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Croatia referendum votes for gay marriage ban

Croatia referendum votes for gay marriage ban

The referendum to forbid marriage equality in Croatia has won an overwhelming majority.

The state’s electoral commission, citing close to complete numbers, noted that 65% of voters voted ‘yes’ on the following ballot question: ‘Do you agree that marriage is matrimony between a man and a woman?’

According to an ABC News report, 34% voted ‘no.’

The results of the referendum means  Croatia’s constitution will be changed to ban same-sex marriage.

Catholic-backed conservative groups, including Croatia’s HDZ party, have demanded the constitution be amended to maintain the definition of marriage as between a man and a woman.

‘Marriage is the only union enabling procreation,’ Croatian Cardinal Josip Bozanic said in his message to the followers, according to ABC News. ‘This is the key difference between a marriage and other unions.’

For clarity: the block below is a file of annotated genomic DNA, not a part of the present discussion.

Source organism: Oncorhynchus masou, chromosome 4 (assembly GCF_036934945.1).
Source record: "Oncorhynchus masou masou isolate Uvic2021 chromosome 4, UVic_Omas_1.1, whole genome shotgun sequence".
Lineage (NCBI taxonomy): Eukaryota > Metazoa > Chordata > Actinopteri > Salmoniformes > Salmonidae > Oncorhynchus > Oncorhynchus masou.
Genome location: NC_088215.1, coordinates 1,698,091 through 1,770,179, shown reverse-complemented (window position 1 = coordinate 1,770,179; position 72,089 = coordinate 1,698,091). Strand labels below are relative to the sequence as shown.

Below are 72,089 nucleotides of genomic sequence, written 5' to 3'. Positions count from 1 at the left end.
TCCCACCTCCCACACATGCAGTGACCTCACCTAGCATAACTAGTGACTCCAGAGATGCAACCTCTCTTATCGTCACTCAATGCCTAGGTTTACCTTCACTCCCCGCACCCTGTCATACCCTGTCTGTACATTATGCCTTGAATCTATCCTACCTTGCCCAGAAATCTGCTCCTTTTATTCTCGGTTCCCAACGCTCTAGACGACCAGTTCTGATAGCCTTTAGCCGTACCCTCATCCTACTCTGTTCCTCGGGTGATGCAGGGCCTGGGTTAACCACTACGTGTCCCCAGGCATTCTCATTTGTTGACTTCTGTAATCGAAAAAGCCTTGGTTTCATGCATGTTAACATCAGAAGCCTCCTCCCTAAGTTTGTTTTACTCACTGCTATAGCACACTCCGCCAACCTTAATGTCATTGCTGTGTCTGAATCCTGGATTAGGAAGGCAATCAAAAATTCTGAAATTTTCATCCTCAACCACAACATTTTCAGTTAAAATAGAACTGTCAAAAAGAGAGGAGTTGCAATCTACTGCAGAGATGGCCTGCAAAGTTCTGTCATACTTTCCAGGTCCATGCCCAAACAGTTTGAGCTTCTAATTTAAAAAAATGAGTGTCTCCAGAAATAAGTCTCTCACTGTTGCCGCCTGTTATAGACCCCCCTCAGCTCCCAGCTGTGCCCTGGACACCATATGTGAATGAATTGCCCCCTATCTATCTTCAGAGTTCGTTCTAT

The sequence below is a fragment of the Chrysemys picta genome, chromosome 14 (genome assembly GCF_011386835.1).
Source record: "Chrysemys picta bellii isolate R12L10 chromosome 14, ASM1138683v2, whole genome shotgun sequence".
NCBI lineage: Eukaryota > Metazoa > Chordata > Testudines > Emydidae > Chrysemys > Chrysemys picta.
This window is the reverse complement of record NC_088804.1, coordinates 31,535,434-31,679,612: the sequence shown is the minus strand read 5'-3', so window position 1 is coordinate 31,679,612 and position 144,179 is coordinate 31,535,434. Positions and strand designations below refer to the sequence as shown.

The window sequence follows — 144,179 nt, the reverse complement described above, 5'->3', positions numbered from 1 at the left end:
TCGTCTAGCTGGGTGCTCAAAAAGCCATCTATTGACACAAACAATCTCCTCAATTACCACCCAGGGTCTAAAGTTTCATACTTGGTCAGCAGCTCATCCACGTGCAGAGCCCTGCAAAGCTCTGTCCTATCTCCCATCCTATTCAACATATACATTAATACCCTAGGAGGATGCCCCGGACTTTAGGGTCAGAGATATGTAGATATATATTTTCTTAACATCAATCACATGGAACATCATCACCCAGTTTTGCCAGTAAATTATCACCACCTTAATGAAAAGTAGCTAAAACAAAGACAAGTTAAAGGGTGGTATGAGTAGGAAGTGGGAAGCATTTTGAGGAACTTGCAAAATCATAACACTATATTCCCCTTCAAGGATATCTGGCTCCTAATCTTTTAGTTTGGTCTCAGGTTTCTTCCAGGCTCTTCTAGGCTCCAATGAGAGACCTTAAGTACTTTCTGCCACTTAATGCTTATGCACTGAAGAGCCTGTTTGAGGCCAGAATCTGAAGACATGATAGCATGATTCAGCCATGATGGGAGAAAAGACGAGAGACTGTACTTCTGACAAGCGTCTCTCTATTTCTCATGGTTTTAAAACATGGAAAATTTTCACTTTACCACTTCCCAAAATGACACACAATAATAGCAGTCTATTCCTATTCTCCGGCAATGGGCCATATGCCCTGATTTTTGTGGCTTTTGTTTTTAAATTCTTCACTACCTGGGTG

Yesterday (30 November) hundreds of LGBTI protesters marched through Zagreb yesterday to fight against the anti-gay referendum.

Sanja Juras, one of the protesters at the march, said: ‘We urge voters… to protect minority rights so that no-one in Croatia becomes a second-class citizen.’

Opponents included prominent public figures, human rights groups and the Croatian government.

Croatia’s liberal president Ivo Josipovic, a referendum opponent, said the results must be respected. However, he added the government is now working on a law that offers gay couples some protection.

‘The referendum result must not be the reason for new divisions,’  Josipovic said, according to ABC. ‘We have serious economic and social problems. It’s not worth it to focus on such issues.’